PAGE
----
“I’ve put it by me now, but I was pretty heartbroken when the (firing) occurred. I thought things were going well. It was definitely a surprise. I understand it’s part of our job and business. I had it happen before. But it was definitely a shock. (On a scale of 1-10 for being surprised at the firing) I was a 10. I never saw it coming. Never saw it.

“You know, we had lost four games in a row at the time, so I went into the meeting (with president of hockey operations George McPhee and McCrimmon) expecting maybe a hard conversation about getting things going or something like that. Instead, it was them saying they were going in a different direction. Never saw it coming. To this day, I really have no idea why.”

How long did it take to get over the firing?

“I went back to (Prince Edward Island) and, with COVID, was there 18 months. I probably got over it when I signed with the Rangers (in June), to be honest with you. It was tough, disappointing, knowing what you had in Vegas with that team. You try to move past it. I didn’t watch (the Golden Knights) for a while. It was tough. Too many of my players were there. You want to cheer for them, but you can’t.”

Is there a part of you that will never understand what happened in Las Vegas?

“I love it here in New York, and it’s great, but there will always be a part where I don’t. Look. Pete DeBoer is a great coach, a good person. I know my clown comment about him (during a 2019 playoff series against then-DeBoer coached San Jose ) came up a lot, but Pete and I are fine. There are no issues there.

“If it was simply that they thought Pete DeBoer was the best coach for them, great. Obviously, they had Pete picked out. I assume they had talked to him before my (firing). I don’t know how quickly. I don’t know to this day how long Kelly and George and (Golden Knights owner) Bill Foley had been talking to Pete. Had they talked for weeks? I have no idea.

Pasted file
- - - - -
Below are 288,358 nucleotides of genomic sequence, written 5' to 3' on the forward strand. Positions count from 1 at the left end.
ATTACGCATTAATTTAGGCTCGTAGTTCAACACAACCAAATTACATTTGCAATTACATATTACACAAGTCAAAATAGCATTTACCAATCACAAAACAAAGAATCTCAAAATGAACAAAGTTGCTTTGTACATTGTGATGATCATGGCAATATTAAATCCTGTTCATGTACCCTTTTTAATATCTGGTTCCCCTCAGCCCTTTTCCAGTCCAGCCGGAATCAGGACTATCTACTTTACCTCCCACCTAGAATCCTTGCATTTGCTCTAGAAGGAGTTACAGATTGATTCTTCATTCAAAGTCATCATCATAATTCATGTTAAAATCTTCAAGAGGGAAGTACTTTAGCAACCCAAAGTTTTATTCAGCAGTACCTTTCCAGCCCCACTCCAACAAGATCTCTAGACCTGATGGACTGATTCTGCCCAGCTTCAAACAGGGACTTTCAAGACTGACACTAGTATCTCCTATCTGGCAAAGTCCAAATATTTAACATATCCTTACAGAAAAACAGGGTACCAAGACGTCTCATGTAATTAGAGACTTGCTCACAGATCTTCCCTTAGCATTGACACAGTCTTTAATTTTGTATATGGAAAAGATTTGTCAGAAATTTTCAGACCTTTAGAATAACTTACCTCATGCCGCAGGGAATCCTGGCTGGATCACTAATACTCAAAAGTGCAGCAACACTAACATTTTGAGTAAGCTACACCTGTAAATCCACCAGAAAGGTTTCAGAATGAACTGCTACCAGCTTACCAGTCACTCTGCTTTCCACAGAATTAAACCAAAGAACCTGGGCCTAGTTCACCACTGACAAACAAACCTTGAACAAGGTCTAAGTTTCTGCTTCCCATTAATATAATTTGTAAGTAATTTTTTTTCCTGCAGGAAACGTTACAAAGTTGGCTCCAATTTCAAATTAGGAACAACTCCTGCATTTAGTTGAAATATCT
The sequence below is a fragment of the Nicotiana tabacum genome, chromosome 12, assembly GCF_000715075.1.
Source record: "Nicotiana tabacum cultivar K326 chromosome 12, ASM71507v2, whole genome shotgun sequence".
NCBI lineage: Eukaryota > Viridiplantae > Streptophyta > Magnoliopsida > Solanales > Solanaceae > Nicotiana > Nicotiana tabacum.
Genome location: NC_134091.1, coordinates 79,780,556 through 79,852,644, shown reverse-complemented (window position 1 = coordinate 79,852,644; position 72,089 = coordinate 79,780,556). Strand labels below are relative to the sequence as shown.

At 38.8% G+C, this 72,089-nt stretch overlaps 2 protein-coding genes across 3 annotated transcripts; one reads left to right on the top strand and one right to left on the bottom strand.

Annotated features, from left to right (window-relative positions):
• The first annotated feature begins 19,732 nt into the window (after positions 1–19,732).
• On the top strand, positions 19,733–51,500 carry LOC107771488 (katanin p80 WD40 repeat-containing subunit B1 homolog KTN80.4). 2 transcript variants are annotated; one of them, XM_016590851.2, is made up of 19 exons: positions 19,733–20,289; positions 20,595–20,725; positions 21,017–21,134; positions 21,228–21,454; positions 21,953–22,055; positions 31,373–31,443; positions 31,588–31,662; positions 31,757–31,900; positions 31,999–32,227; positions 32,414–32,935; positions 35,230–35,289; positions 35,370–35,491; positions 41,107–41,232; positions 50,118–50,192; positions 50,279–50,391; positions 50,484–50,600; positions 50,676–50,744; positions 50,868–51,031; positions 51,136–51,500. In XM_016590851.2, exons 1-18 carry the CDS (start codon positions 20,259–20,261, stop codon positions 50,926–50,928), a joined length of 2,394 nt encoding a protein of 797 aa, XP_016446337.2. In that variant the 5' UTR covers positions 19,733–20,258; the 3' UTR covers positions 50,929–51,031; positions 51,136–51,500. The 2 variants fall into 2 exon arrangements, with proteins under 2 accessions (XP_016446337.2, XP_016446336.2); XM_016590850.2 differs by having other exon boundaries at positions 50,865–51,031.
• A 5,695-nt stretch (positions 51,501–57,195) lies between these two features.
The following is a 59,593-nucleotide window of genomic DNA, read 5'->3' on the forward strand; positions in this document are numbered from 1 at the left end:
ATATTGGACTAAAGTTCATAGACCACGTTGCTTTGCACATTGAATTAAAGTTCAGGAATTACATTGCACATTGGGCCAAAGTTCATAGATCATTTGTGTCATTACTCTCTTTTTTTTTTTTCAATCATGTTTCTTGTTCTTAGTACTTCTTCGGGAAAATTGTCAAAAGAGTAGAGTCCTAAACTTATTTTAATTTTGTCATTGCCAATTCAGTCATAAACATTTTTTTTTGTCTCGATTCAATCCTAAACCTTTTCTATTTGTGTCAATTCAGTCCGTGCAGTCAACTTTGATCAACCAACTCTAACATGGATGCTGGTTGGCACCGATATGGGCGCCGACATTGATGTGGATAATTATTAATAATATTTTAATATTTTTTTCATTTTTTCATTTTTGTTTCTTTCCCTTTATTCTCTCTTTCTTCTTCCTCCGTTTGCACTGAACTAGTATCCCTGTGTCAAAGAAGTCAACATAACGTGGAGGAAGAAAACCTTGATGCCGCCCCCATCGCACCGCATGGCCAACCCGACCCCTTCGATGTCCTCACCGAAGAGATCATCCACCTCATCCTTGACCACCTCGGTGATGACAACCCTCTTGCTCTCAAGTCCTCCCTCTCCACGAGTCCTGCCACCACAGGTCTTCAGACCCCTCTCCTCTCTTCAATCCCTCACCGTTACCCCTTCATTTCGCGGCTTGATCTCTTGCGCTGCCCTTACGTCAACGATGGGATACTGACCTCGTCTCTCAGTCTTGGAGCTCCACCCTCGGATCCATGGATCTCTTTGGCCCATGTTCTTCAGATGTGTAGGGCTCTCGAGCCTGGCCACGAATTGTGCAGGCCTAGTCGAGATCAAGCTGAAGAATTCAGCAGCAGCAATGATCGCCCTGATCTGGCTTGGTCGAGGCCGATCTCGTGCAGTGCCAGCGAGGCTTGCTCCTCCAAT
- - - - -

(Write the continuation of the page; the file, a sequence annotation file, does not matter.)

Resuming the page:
“I thought about that part for a few weeks, but after that, I sort of got by it. I was fortunate to be home with my grandkids. That was the best part. No doubt, it was tough. And then you watch the All-Star Game (10 days later), in which you’re supposed to be coaching, that was real disappointing.”

What will you feel in Las Vegas when the Rangers visit Jan. 6?

“I really don’t know. A lot of the Misfit players are gone. But there are still some good character people there. Lot of good guys. It will be tough, no doubt. Like I said, it was great for 2½ years. And then all of a sudden, ‘See ya.’”

Who will receive the longer Knights tribute video and louder ovation, you or former Knights player and now Rangers forward Ryan Reaves?

“I know Reavo was a fan favorite. I don’t know if they will put one up on me, but whatever. I’m not worried about that. Reavo is awesome. He did a great job there.”

Ed Graney is a Sigma Delta Chi Award winner for sports column writing and can be reached at egraney@reviewjournal.com or 702-383-4618. He can be heard on “The Press Box,” ESPN Radio 100.9 FM and 1100 AM, from 7 a.m. to 10 a.m. Monday through Friday. Follow @edgraney on Twitter.